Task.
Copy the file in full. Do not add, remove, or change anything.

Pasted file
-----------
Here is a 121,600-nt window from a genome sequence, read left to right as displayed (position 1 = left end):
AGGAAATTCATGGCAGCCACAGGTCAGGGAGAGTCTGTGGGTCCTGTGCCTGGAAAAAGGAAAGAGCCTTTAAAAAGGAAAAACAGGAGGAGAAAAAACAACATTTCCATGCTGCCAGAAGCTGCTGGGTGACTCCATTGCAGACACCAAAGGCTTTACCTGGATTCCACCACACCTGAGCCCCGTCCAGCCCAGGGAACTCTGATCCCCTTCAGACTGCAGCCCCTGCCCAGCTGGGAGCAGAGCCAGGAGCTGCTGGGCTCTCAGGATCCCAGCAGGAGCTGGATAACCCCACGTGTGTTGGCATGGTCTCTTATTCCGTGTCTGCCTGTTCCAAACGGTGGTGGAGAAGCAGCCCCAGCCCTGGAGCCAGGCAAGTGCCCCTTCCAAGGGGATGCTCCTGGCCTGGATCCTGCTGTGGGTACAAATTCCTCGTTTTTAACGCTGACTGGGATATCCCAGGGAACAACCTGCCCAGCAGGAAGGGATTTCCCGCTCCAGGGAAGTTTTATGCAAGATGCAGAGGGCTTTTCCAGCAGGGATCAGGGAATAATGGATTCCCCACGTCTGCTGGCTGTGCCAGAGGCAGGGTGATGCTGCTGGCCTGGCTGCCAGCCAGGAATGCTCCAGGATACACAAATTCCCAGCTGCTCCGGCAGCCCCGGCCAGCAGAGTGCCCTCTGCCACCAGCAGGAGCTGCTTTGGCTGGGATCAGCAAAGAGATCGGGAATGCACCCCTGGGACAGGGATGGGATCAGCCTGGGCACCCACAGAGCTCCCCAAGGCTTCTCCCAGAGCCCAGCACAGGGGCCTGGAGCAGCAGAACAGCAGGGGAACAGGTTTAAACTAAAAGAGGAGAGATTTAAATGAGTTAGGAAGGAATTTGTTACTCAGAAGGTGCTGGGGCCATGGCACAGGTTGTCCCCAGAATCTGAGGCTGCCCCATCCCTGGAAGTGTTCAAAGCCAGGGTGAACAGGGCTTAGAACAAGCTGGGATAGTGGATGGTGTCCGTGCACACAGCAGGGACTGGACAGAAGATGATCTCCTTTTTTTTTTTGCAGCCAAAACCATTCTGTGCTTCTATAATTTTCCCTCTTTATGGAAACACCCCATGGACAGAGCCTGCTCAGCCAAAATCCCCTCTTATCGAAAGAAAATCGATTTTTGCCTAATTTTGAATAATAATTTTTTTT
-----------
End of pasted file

Here is a 121,600-nt window from a genome sequence, read left to right as displayed (position 1 = left end):
AGGAAATTCATGGCAGCCACAGGTCAGGGAGAGTCTGTGGGTCCTGTGCCTGGAAAAAGGAAAGAGCCTTTAAAAAGGAAAAACAGGAGGAGAAAAAACAACATTTCCATGCTGCCAGAAGCTGCTGGGTGACTCCATTGCAGACACCAAAGGCTTTACCTGGATTCCACCACACCTGAGCCCCGTCCAGCCCAGGGAACTCTGATCCCCTTCAGACTGCAGCCCCTGCCCAGCTGGGAGCAGAGCCAGGAGCTGCTGGGCTCTCAGGATCCCAGCAGGAGCTGGATAACCCCACGTGTGTTGGCATGGTCTCTTATTCCGTGTCTGCCTGTTCCAAACGGTGGTGGAGAAGCAGCCCCAGCCCTGGAGCCAGGCAAGTGCCCCTTCCAAGGGGATGCTCCTGGCCTGGATCCTGCTGTGGGTACAAATTCCTCGTTTTTAACGCTGACTGGGATATCCCAGGGAACAACCTGCCCAGCAGGAAGGGATTTCCCGCTCCAGGGAAGTTTTATGCAAGATGCAGAGGGCTTTTCCAGCAGGGATCAGGGAATAATGGATTCCCCACGTCTGCTGGCTGTGCCAGAGGCAGGGTGATGCTGCTGGCCTGGCTGCCAGCCAGGAATGCTCCAGGATACACAAATTCCCAGCTGCTCCGGCAGCCCCGGCCAGCAGAGTGCCCTCTGCCACCAGCAGGAGCTGCTTTGGCTGGGATCAGCAAAGAGATCGGGAATGCACCCCTGGGACAGGGATGGGATCAGCCTGGGCACCCACAGAGCTCCCCAAGGCTTCTCCCAGAGCCCAGCACAGGGGCCTGGAGCAGCAGAACAGCAGGGGAACAGGTTTAAACTAAAAGAGGAGAGATTTAAATGAGTTAGGAAGGAATTTGTTACTCAGAAGGTGCTGGGGCCATGGCACAGGTTGTCCCCAGAATCTGAGGCTGCCCCATCCCTGGAAGTGTTCAAAGCCAGGGTGAACAGGGCTTAGAACAAGCTGGGATAGTGGATGGTGTCCGTGCACACAGCAGGGACTGGACAGAAGATGATCTCCTTTTTTTTTTTGCAGCCAAAACCATTCTGTGCTTCTATAATTTTCCCTCTTTATGGAAACACCCCATGGACAGAGCCTGCTCAGCCAAAATCCCCTCTTATCGAAAGAAAATCGATTTTTGCCTAATTTTGAATAATAATTTTTTTT